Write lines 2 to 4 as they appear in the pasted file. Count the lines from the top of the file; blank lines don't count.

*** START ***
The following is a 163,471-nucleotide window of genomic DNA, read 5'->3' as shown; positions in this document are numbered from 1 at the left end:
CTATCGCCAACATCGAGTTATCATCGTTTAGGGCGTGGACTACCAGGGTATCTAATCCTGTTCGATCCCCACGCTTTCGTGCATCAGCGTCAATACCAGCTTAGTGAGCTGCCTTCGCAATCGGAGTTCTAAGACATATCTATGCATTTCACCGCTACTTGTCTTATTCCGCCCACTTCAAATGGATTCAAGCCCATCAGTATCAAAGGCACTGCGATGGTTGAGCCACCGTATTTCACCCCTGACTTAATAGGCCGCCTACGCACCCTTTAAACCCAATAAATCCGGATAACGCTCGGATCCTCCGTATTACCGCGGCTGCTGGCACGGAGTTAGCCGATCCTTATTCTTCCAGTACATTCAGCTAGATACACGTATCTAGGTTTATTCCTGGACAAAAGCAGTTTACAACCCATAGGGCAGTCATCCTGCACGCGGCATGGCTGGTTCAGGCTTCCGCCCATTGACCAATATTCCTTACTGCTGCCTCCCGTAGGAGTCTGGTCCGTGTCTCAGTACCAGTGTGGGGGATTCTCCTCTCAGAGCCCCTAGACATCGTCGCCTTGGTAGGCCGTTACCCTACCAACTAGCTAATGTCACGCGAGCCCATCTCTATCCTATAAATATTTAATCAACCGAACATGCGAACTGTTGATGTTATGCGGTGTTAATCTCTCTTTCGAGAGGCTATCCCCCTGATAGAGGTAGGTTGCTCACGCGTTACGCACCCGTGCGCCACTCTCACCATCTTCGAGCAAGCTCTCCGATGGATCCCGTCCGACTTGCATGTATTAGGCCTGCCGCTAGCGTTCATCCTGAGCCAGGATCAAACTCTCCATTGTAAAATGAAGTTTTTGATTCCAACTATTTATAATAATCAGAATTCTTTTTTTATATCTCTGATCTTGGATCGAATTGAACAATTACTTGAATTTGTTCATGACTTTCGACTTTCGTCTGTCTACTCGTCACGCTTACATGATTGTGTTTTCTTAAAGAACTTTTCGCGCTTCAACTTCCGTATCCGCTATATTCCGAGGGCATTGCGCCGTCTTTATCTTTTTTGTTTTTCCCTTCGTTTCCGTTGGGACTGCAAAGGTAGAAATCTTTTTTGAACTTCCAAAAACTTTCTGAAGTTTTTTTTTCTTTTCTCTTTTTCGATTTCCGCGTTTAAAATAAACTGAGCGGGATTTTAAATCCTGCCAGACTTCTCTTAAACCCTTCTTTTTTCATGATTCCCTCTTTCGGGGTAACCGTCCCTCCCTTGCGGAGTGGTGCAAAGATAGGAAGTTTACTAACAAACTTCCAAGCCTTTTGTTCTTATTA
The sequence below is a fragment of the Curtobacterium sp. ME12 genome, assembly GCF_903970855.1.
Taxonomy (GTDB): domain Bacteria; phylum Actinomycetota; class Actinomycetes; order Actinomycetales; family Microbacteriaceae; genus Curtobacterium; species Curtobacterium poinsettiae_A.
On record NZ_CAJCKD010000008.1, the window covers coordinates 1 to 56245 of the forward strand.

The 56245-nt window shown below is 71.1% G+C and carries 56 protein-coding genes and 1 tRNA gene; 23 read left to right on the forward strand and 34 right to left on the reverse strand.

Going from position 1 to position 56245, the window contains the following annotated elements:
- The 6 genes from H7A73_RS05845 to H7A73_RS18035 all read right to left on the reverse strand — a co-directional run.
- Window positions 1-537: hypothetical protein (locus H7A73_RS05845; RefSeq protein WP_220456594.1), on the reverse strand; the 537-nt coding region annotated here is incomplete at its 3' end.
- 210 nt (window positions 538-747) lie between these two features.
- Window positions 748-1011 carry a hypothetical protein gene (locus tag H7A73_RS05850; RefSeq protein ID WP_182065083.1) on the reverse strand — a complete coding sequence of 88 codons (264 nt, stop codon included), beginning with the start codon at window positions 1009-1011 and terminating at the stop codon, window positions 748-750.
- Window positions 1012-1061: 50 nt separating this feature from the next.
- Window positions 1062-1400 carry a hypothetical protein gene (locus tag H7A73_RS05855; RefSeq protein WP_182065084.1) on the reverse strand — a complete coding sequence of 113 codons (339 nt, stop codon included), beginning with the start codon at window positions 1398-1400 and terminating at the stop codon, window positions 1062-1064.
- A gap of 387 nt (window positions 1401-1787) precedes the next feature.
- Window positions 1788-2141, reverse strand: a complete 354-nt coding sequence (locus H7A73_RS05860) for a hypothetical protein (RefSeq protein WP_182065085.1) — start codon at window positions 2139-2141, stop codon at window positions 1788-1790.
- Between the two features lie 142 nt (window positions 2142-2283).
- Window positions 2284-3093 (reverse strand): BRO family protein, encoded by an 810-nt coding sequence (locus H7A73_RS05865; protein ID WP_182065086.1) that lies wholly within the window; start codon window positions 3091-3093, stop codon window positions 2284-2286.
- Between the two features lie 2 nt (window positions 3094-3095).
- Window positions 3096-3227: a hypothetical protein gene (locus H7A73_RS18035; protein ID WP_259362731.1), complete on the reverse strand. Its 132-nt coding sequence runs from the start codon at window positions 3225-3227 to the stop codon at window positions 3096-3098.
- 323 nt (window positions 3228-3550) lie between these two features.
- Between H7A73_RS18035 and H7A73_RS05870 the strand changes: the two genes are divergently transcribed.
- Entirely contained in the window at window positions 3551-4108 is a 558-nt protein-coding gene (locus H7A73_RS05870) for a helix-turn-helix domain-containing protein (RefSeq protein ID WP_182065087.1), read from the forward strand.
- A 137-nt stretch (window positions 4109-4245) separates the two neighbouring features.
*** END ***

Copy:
CTATCGCCAACATCGAGTTATCATCGTTTAGGGCGTGGACTACCAGGGTATCTAATCCTGTTCGATCCCCACGCTTTCGTGCATCAGCGTCAATACCAGCTTAGTGAGCTGCCTTCGCAATCGGAGTTCTAAGACATATCTATGCATTTCACCGCTACTTGTCTTATTCCGCCCACTTCAAATGGATTCAAGCCCATCAGTATCAAAGGCACTGCGATGGTTGAGCCACCGTATTTCACCCCTGACTTAATAGGCCGCCTACGCACCCTTTAAACCCAATAAATCCGGATAACGCTCGGATCCTCCGTATTACCGCGGCTGCTGGCACGGAGTTAGCCGATCCTTATTCTTCCAGTACATTCAGCTAGATACACGTATCTAGGTTTATTCCTGGACAAAAGCAGTTTACAACCCATAGGGCAGTCATCCTGCACGCGGCATGGCTGGTTCAGGCTTCCGCCCATTGACCAATATTCCTTACTGCTGCCTCCCGTAGGAGTCTGGTCCGTGTCTCAGTACCAGTGTGGGGGATTCTCCTCTCAGAGCCCCTAGACATCGTCGCCTTGGTAGGCCGTTACCCTACCAACTAGCTAATGTCACGCGAGCCCATCTCTATCCTATAAATATTTAATCAACCGAACATGCGAACTGTTGATGTTATGCGGTGTTAATCTCTCTTTCGAGAGGCTATCCCCCTGATAGAGGTAGGTTGCTCACGCGTTACGCACCCGTGCGCCACTCTCACCATCTTCGAGCAAGCTCTCCGATGGATCCCGTCCGACTTGCATGTATTAGGCCTGCCGCTAGCGTTCATCCTGAGCCAGGATCAAACTCTCCATTGTAAAATGAAGTTTTTGATTCCAACTATTTATAATAATCAGAATTCTTTTTTTATATCTCTGATCTTGGATCGAATTGAACAATTACTTGAATTTGTTCATGACTTTCGACTTTCGTCTGTCTACTCGTCACGCTTACATGATTGTGTTTTCTTAAAGAACTTTTCGCGCTTCAACTTCCGTATCCGCTATATTCCGAGGGCATTGCGCCGTCTTTATCTTTTTTGTTTTTCCCTTCGTTTCCGTTGGGACTGCAAAGGTAGAAATCTTTTTTGAACTTCCAAAAACTTTCTGAAGTTTTTTTTTCTTTTCTCTTTTTCGATTTCCGCGTTTAAAATAAACTGAGCGGGATTTTAAATCCTGCCAGACTTCTCTTAAACCCTTCTTTTTTCATGATTCCCTCTTTCGGGGTAACCGTCCCTCCCTTGCGGAGTGGTGCAAAGATAGGAAGTTTACTAACAAACTTCCAAGCCTTTTGTTCTTATTA
The sequence below is a fragment of the Curtobacterium sp. ME12 genome, assembly GCF_903970855.1.
Taxonomy (GTDB): domain Bacteria; phylum Actinomycetota; class Actinomycetes; order Actinomycetales; family Microbacteriaceae; genus Curtobacterium; species Curtobacterium poinsettiae_A.